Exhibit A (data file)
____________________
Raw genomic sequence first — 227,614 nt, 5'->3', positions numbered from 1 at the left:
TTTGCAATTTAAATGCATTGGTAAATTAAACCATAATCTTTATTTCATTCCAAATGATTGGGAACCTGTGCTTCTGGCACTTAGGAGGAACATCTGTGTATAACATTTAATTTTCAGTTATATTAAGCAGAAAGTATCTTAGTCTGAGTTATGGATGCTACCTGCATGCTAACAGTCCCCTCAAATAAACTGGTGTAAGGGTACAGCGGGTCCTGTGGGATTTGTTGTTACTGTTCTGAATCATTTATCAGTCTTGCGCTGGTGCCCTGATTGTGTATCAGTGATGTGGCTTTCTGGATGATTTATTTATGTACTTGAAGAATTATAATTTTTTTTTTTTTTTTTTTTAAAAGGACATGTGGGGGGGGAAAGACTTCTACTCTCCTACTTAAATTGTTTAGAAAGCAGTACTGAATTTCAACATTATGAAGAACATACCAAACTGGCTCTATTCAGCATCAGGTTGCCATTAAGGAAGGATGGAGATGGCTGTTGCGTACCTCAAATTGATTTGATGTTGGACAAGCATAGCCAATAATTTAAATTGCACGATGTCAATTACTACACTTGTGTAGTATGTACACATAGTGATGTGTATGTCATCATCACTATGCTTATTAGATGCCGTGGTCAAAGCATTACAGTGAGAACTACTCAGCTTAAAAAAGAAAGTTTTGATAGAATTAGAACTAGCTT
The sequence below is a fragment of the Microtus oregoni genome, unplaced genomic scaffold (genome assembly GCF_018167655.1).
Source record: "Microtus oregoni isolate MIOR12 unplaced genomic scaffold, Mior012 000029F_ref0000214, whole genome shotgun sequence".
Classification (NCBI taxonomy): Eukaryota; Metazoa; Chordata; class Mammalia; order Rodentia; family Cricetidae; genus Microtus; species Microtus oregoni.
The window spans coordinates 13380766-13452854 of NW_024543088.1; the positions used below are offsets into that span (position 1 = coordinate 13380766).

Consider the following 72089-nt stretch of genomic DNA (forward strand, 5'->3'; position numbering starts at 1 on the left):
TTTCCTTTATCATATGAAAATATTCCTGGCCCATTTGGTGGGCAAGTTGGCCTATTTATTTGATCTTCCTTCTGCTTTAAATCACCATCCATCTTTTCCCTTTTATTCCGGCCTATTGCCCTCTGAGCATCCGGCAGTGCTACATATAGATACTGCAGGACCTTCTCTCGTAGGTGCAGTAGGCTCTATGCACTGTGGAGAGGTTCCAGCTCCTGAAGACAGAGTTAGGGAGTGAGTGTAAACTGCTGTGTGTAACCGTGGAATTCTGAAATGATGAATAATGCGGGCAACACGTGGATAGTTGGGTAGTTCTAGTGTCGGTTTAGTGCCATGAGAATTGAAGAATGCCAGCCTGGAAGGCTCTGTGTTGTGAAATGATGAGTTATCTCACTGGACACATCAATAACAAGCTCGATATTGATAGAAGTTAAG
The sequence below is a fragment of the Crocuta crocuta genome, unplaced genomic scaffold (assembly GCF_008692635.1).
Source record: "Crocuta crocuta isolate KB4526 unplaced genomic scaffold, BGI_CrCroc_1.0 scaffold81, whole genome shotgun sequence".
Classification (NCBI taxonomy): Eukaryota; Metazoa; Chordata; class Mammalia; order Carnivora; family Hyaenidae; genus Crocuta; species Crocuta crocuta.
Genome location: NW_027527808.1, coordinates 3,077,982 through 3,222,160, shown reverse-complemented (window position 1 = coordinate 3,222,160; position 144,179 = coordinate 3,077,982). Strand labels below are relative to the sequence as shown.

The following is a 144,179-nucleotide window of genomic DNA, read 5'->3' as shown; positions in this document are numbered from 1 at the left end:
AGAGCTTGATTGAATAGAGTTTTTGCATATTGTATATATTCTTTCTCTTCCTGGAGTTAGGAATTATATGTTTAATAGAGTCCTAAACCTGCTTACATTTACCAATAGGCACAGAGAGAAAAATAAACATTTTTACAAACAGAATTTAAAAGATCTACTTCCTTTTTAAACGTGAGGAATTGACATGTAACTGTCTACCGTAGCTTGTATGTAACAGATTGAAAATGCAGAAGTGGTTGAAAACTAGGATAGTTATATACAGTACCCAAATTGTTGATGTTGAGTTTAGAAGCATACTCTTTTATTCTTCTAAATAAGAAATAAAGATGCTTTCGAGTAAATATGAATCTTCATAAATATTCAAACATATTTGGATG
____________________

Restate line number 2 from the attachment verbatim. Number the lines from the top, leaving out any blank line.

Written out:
TTTGCAATTTAAATGCATTGGTAAATTAAACCATAATCTTTATTTCATTCCAAATGATTGGGAACCTGTGCTTCTGGCACTTAGGAGGAACATCTGTGTATAACATTTAATTTTCAGTTATATTAAGCAGAAAGTATCTTAGTCTGAGTTATGGATGCTACCTGCATGCTAACAGTCCCCTCAAATAAACTGGTGTAAGGGTACAGCGGGTCCTGTGGGATTTGTTGTTACTGTTCTGAATCATTTATCAGTCTTGCGCTGGTGCCCTGATTGTGTATCAGTGATGTGGCTTTCTGGATGATTTATTTATGTACTTGAAGAATTATAATTTTTTTTTTTTTTTTTTTTAAAAGGACATGTGGGGGGGGAAAGACTTCTACTCTCCTACTTAAATTGTTTAGAAAGCAGTACTGAATTTCAACATTATGAAGAACATACCAAACTGGCTCTATTCAGCATCAGGTTGCCATTAAGGAAGGATGGAGATGGCTGTTGCGTACCTCAAATTGATTTGATGTTGGACAAGCATAGCCAATAATTTAAATTGCACGATGTCAATTACTACACTTGTGTAGTATGTACACATAGTGATGTGTATGTCATCATCACTATGCTTATTAGATGCCGTGGTCAAAGCATTACAGTGAGAACTACTCAGCTTAAAAAAGAAAGTTTTGATAGAATTAGAACTAGCTT